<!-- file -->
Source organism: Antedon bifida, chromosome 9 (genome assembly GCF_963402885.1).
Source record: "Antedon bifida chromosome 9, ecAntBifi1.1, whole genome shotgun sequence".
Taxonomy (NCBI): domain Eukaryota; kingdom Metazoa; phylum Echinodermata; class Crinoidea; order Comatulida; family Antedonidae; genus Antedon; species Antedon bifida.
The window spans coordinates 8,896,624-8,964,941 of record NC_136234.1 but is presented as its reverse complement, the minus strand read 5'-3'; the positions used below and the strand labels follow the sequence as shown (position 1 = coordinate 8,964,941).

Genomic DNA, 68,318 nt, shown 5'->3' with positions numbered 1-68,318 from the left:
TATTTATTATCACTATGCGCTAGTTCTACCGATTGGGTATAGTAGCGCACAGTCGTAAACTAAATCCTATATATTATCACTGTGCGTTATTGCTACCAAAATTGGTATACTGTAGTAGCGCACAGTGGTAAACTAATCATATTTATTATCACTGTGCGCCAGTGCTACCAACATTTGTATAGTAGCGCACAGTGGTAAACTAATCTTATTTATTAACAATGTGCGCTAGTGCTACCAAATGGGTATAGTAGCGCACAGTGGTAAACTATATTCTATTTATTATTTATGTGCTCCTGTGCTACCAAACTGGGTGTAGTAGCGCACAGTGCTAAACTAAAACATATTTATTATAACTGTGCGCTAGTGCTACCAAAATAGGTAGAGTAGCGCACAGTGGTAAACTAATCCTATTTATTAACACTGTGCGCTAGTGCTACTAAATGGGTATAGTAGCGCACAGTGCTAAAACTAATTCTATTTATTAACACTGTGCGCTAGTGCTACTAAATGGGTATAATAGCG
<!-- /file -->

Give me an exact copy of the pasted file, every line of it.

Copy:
Source organism: Antedon bifida, chromosome 9 (genome assembly GCF_963402885.1).
Source record: "Antedon bifida chromosome 9, ecAntBifi1.1, whole genome shotgun sequence".
Taxonomy (NCBI): domain Eukaryota; kingdom Metazoa; phylum Echinodermata; class Crinoidea; order Comatulida; family Antedonidae; genus Antedon; species Antedon bifida.
The window spans coordinates 8,896,624-8,964,941 of record NC_136234.1 but is presented as its reverse complement, the minus strand read 5'-3'; the positions used below and the strand labels follow the sequence as shown (position 1 = coordinate 8,964,941).

Genomic DNA, 68,318 nt, shown 5'->3' with positions numbered 1-68,318 from the left:
TATTTATTATCACTATGCGCTAGTTCTACCGATTGGGTATAGTAGCGCACAGTCGTAAACTAAATCCTATATATTATCACTGTGCGTTATTGCTACCAAAATTGGTATACTGTAGTAGCGCACAGTGGTAAACTAATCATATTTATTATCACTGTGCGCCAGTGCTACCAACATTTGTATAGTAGCGCACAGTGGTAAACTAATCTTATTTATTAACAATGTGCGCTAGTGCTACCAAATGGGTATAGTAGCGCACAGTGGTAAACTATATTCTATTTATTATTTATGTGCTCCTGTGCTACCAAACTGGGTGTAGTAGCGCACAGTGCTAAACTAAAACATATTTATTATAACTGTGCGCTAGTGCTACCAAAATAGGTAGAGTAGCGCACAGTGGTAAACTAATCCTATTTATTAACACTGTGCGCTAGTGCTACTAAATGGGTATAGTAGCGCACAGTGCTAAAACTAATTCTATTTATTAACACTGTGCGCTAGTGCTACTAAATGGGTATAATAGCG